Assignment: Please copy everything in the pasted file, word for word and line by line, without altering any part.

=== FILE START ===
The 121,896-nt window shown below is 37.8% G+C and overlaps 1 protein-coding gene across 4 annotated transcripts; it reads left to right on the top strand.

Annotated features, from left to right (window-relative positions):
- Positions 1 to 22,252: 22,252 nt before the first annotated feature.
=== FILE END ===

The 121,896-nt window shown below is 37.8% G+C and overlaps 1 protein-coding gene across 4 annotated transcripts; it reads left to right on the top strand.

Annotated features, from left to right (window-relative positions):
- Positions 1 to 22,252: 22,252 nt before the first annotated feature.